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Steps to reduce risk of harm to potentially normal pregnancies

Date:
October 9, 2013
Source:
American College of Radiology (ACR)
Summary:
A panel of 15 medical experts from the fields of radiology, obstetrics-gynecology and emergency medicine has recommended new criteria for use of ultrasonography in determining when a first trimester pregnancy is nonviable (has no chance of progressing and resulting in a live-born baby). These new diagnostic thresholds would help to avoid the possibility of physicians causing inadvertent harm to a potentially normal pregnancy.
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FULL STORY

A panel of 15 medical experts from the fields of radiology, obstetrics-gynecology and emergency medicine, convened by the Society of Radiologists in Ultrasound (SRU), has recommended new criteria for use of ultrasonography in determining when a first trimester pregnancy is nonviable (has no chance of progressing and resulting in a live-born baby). These new diagnostic thresholds, published Oct. 10 in the New England Journal of Medicine, would help to avoid the possibility of physicians causing inadvertent harm to a potentially normal pregnancy.

"When a doctor tells a woman that her pregnancy has no chance of proceeding, he or she should be absolutely certain of being correct. Our recommendations are based on the latest medical knowledge with input from a variety of medical specialties. We urge providers to familiarize themselves with these recommendations and factor them into their clinical decision-making," said Peter M. Doubilet, MD, PhD, of Brigham and Women's Hospital and Harvard Medical School in Boston, the report's lead author.

Among the key points made by the expert panel:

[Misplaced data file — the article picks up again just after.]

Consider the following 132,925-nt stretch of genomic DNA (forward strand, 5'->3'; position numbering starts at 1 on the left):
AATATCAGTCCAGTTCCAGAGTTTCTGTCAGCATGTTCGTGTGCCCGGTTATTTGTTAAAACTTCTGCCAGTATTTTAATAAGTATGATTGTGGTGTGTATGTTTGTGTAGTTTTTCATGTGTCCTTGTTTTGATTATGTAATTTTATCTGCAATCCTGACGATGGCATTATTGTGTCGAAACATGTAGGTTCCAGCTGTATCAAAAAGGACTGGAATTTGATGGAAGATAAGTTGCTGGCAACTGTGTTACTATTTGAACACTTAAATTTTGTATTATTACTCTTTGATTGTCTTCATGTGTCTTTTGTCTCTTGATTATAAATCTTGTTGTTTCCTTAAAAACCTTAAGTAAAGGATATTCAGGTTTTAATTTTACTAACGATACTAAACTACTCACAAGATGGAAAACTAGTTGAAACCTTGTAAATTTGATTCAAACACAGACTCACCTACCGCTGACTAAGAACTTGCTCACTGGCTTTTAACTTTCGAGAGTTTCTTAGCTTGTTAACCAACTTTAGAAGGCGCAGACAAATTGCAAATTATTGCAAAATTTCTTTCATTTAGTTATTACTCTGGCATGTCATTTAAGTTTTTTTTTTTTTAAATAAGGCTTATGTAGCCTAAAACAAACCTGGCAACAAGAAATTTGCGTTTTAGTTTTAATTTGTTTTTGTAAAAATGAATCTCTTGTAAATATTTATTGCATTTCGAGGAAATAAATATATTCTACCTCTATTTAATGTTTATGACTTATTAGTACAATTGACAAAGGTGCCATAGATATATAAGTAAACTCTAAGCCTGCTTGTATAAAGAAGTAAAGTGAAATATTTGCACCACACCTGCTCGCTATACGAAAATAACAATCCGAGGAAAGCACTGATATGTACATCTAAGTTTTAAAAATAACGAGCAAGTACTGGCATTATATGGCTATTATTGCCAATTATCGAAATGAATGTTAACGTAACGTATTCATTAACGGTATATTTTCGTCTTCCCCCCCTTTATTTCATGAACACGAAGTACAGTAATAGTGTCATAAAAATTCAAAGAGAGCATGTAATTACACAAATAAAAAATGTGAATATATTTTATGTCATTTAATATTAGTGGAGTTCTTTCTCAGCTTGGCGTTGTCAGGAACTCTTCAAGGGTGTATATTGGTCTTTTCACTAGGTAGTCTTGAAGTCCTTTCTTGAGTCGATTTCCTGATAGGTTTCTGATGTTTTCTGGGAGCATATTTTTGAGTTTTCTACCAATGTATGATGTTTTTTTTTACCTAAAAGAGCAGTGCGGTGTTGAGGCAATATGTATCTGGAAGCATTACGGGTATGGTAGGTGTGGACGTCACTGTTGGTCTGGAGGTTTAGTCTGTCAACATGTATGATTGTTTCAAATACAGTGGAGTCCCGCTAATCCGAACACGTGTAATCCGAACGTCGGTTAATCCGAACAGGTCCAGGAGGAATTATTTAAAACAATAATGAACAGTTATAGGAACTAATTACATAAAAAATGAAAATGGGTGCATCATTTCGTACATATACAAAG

• Until recently, a pregnancy was diagnosed as nonviable if ultrasound showed an embryo measuring at least five millimeters without a heartbeat. The new standards raise that size to seven millimeters

• The standard for nonviability based on the size of a gestational sac without an embryo should be raised from 16 to 25 millimeters

• The commonly used "discriminatory level" of the pregnancy blood test is not reliable for excluding a viable pregnancy

The panel also cautioned physicians against taking any action that could damage an intrauterine pregnancy based on a single blood test, if the ultrasound findings are inconclusive and the woman is in stable condition.


Story Source:

The above story is based on materials provided by American College of Radiology (ACR). Note: Materials may be edited for content and length.


Journal Reference:

  1. Edward W. Campion, Peter M. Doubilet, Carol B. Benson, Tom Bourne, Michael Blaivas. Diagnostic Criteria for Nonviable Pregnancy Early in the First Trimester. New England Journal of Medicine, 2013; 369 (15): 1443 DOI: 10.1056/NEJMra1302417

Cite This Page:

American College of Radiology (ACR). "Steps to reduce risk of harm to potentially normal pregnancies." ScienceDaily. ScienceDaily, 9 October 2013. <www.sciencedaily.com/releases/2013/10/131009201051.htm>.
American College of Radiology (ACR). (2013, October 9). Steps to reduce risk of harm to potentially normal pregnancies. ScienceDaily. Retrieved April 27, 2015 from www.sciencedaily.com/releases/2013/10/131009201051.htm
American College of Radiology (ACR). "Steps to reduce risk of harm to potentially normal pregnancies." ScienceDaily. www.sciencedaily.com/releases/2013/10/131009201051.htm (accessed April 27, 2015).

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